Tuesday, December 14, 2021

When Your January 6th Defense Is Essentially “I Got Nuthin’, Your Honor.”

Some days as a defense lawyer are tougher than others. You try to make the best case possible, but sometimes the facts make your arguments seem a bit tenuous. 

Capitol riot defendant, Nathanial Degrave, wearing protective gear and carrying knives, entered the Capitol and, among other things, shouted at the rioters to “take laptops, paperwork, take everything.” He faces numerous charges, including the felony of “obstructing an official proceeding.” 

From the context of the January 6 events, it is clear that those who planned and stormed the Capitol had one immediate goal—to prevent the certification of the election. One would presume that this certification would occur during an “official proceeding.” 

Not so fast, says the defense. Their argument is that when Congress gathered to certify the election, it was not an official proceeding because it was “purely ministerial and ceremonial.” Therefore, the proceeding did not meet the technical statutory requirements for an official proceeding. 

So which is it? Either certification was a proceeding that could have been thwarted, which at least some of the invaders believed, or it was ceremonial, which would make their entire day’s work useless.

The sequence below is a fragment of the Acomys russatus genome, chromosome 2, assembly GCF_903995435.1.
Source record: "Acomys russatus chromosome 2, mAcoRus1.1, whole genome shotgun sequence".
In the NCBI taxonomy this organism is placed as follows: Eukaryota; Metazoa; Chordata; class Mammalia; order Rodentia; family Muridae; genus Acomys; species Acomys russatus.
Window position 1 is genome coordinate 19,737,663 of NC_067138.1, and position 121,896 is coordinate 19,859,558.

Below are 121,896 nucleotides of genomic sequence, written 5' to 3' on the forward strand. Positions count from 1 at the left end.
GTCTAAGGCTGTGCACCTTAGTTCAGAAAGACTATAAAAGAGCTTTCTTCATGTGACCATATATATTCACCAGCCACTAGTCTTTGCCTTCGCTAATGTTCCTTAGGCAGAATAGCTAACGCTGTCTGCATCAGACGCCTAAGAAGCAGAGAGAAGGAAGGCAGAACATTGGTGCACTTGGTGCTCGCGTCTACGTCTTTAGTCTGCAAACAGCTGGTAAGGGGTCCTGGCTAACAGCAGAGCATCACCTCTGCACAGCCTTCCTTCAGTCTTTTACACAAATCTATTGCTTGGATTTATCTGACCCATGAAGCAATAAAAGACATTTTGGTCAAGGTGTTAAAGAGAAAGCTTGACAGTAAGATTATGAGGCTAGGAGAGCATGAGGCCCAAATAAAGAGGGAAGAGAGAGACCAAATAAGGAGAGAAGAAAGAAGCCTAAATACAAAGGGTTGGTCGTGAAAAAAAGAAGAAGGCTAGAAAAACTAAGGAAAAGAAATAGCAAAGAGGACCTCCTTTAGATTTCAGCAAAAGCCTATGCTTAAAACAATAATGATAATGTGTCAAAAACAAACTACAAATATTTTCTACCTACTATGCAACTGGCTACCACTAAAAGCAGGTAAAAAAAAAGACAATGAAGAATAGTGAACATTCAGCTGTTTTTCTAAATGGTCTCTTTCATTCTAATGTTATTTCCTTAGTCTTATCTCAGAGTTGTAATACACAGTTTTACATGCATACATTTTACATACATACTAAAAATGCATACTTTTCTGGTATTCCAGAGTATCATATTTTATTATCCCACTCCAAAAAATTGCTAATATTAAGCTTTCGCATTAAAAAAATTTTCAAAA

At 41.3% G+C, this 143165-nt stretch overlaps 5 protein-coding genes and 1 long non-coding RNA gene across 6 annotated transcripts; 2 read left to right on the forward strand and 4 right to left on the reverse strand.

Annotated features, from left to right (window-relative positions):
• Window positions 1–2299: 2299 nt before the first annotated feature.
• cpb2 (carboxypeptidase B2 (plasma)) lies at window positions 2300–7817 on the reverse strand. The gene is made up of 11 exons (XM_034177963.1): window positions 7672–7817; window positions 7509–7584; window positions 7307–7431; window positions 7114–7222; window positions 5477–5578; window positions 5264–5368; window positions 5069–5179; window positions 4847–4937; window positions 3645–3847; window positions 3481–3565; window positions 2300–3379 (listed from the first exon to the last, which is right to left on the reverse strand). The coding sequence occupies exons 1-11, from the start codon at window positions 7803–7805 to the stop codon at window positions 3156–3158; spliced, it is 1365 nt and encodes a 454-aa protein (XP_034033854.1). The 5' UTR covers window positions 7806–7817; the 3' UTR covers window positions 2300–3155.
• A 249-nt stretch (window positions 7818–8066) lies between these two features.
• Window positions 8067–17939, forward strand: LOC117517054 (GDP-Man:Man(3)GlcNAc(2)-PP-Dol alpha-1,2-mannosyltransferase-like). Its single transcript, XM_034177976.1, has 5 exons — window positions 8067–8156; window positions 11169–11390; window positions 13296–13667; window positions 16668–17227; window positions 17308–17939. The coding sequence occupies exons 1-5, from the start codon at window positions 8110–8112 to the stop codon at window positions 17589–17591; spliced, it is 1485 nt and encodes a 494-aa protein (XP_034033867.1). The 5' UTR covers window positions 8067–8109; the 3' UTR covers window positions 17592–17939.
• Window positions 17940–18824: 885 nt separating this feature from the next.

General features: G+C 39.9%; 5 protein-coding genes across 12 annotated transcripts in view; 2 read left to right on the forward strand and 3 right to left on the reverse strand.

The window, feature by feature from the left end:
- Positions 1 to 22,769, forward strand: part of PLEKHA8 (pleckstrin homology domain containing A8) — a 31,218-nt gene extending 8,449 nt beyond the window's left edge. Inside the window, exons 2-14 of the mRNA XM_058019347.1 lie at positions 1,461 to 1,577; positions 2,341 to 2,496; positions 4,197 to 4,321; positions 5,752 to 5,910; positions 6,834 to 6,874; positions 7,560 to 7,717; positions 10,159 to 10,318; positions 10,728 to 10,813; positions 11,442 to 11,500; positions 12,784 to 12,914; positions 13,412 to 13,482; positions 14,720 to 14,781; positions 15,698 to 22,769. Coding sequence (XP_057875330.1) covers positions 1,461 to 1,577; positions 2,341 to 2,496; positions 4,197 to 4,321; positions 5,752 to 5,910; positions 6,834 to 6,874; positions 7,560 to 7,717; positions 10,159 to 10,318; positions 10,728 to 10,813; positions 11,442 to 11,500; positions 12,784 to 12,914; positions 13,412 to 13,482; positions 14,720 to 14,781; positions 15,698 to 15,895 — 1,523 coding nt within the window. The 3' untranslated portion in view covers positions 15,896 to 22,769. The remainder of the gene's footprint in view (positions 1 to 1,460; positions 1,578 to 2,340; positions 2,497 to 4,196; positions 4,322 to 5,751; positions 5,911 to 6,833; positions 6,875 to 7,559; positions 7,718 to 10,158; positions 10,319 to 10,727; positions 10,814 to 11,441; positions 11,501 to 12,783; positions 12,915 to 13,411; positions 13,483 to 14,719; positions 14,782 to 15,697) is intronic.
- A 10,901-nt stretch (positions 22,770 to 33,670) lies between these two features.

U.S. District Judge Dabney Friedrich of the District of Columbia is the first judge to rule on this defense theory and she denied the motion to dismiss the charge. She noted that defendants were trying to find ambiguity in the statute where none exists. (Ambiguity is central to defendant’s argument because this gives rise to something called “the rule of lenity”—ambiguities in a statute are to be resolved in favor of the defendant.) 

If you are thinking that the defendant will immediately appeal this decision, delaying the criminal proceedings, they cannot. The denial of a motion to dismiss is not a “final appealable order.” The case will now proceed to trial (or a plea agreement). 

While writing this, I could not help but think of an example where a ceremonial event could be disrupted. “If anyone knows why these two should not be wed, let him speak now or forever hold his peace.” My guess is that if someone shows up at a wedding in riot gear, things will not go well.

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